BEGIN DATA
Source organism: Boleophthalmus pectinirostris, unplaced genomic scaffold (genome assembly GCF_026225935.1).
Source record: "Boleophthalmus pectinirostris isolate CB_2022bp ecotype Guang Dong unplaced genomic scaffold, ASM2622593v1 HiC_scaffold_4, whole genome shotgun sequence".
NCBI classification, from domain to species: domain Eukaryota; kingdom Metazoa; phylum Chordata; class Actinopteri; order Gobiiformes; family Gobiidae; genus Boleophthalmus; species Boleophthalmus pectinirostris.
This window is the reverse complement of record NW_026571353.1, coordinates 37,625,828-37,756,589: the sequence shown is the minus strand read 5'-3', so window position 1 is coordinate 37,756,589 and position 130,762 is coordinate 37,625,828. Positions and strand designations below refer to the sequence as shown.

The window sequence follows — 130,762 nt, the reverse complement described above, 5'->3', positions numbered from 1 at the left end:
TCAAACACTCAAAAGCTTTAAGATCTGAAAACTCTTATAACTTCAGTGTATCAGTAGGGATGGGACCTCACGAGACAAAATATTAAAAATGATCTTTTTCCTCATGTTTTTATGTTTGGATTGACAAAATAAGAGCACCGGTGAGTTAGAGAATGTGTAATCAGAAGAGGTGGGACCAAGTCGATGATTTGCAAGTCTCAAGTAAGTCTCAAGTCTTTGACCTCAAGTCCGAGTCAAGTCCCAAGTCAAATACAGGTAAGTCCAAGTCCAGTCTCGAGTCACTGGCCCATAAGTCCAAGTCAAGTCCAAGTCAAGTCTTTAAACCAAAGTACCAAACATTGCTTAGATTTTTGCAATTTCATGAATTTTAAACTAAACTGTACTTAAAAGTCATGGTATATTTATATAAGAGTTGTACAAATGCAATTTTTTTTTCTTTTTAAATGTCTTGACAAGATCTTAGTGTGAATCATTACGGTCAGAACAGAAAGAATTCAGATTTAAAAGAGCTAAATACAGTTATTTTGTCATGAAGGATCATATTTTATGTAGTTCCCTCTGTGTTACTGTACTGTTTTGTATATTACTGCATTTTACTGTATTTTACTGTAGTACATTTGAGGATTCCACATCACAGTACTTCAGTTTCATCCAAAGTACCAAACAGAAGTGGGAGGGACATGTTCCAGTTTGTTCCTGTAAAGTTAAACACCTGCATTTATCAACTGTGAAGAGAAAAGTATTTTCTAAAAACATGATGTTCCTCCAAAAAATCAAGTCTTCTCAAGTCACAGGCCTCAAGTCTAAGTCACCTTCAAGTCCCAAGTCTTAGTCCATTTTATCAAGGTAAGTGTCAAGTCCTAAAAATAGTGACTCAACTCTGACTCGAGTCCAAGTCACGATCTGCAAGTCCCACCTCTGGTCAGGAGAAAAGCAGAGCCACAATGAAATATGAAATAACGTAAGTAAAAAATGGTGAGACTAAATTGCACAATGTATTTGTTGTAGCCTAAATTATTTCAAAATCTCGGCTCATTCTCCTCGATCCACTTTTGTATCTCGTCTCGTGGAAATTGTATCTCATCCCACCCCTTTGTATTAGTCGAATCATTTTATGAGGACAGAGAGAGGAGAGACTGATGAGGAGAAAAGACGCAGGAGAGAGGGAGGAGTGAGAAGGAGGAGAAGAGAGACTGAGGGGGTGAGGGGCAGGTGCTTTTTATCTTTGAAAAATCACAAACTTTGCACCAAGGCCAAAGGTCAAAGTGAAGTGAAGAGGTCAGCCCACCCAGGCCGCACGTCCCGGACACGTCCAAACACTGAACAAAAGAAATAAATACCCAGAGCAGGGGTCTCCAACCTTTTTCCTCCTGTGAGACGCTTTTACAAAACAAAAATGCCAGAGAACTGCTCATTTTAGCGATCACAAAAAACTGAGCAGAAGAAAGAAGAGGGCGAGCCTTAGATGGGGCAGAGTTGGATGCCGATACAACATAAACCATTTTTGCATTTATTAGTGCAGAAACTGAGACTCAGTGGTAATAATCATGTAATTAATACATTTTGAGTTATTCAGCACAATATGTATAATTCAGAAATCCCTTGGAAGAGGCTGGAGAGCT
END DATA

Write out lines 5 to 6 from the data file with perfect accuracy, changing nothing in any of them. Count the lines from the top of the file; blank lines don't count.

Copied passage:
The window sequence follows — 130,762 nt, the reverse complement described above, 5'->3', positions numbered from 1 at the left end:
TCAAACACTCAAAAGCTTTAAGATCTGAAAACTCTTATAACTTCAGTGTATCAGTAGGGATGGGACCTCACGAGACAAAATATTAAAAATGATCTTTTTCCTCATGTTTTTATGTTTGGATTGACAAAATAAGAGCACCGGTGAGTTAGAGAATGTGTAATCAGAAGAGGTGGGACCAAGTCGATGATTTGCAAGTCTCAAGTAAGTCTCAAGTCTTTGACCTCAAGTCCGAGTCAAGTCCCAAGTCAAATACAGGTAAGTCCAAGTCCAGTCTCGAGTCACTGGCCCATAAGTCCAAGTCAAGTCCAAGTCAAGTCTTTAAACCAAAGTACCAAACATTGCTTAGATTTTTGCAATTTCATGAATTTTAAACTAAACTGTACTTAAAAGTCATGGTATATTTATATAAGAGTTGTACAAATGCAATTTTTTTTTCTTTTTAAATGTCTTGACAAGATCTTAGTGTGAATCATTACGGTCAGAACAGAAAGAATTCAGATTTAAAAGAGCTAAATACAGTTATTTTGTCATGAAGGATCATATTTTATGTAGTTCCCTCTGTGTTACTGTACTGTTTTGTATATTACTGCATTTTACTGTATTTTACTGTAGTACATTTGAGGATTCCACATCACAGTACTTCAGTTTCATCCAAAGTACCAAACAGAAGTGGGAGGGACATGTTCCAGTTTGTTCCTGTAAAGTTAAACACCTGCATTTATCAACTGTGAAGAGAAAAGTATTTTCTAAAAACATGATGTTCCTCCAAAAAATCAAGTCTTCTCAAGTCACAGGCCTCAAGTCTAAGTCACCTTCAAGTCCCAAGTCTTAGTCCATTTTATCAAGGTAAGTGTCAAGTCCTAAAAATAGTGACTCAACTCTGACTCGAGTCCAAGTCACGATCTGCAAGTCCCACCTCTGGTCAGGAGAAAAGCAGAGCCACAATGAAATATGAAATAACGTAAGTAAAAAATGGTGAGACTAAATTGCACAATGTATTTGTTGTAGCCTAAATTATTTCAAAATCTCGGCTCATTCTCCTCGATCCACTTTTGTATCTCGTCTCGTGGAAATTGTATCTCATCCCACCCCTTTGTATTAGTCGAATCATTTTATGAGGACAGAGAGAGGAGAGACTGATGAGGAGAAAAGACGCAGGAGAGAGGGAGGAGTGAGAAGGAGGAGAAGAGAGACTGAGGGGGTGAGGGGCAGGTGCTTTTTATCTTTGAAAAATCACAAACTTTGCACCAAGGCCAAAGGTCAAAGTGAAGTGAAGAGGTCAGCCCACCCAGGCCGCACGTCCCGGACACGTCCAAACACTGAACAAAAGAAATAAATACCCAGAGCAGGGGTCTCCAACCTTTTTCCTCCTGTGAGACGCTTTTACAAAACAAAAATGCCAGAGAACTGCTCATTTTAGCGATCACAAAAAACTGAGCAGAAGAAAGAAGAGGGCGAGCCTTAGATGGGGCAGAGTTGGATGCCGATACAACATAAACCATTTTTGCATTTATTAGTGCAGAAACTGAGACTCAGTGGTAATAATCATGTAATTAATACATTTTGAGTTATTCAGCACAATATGTATAATTCAGAAATCCCTTGGAAGAGGCTGGAGAGCT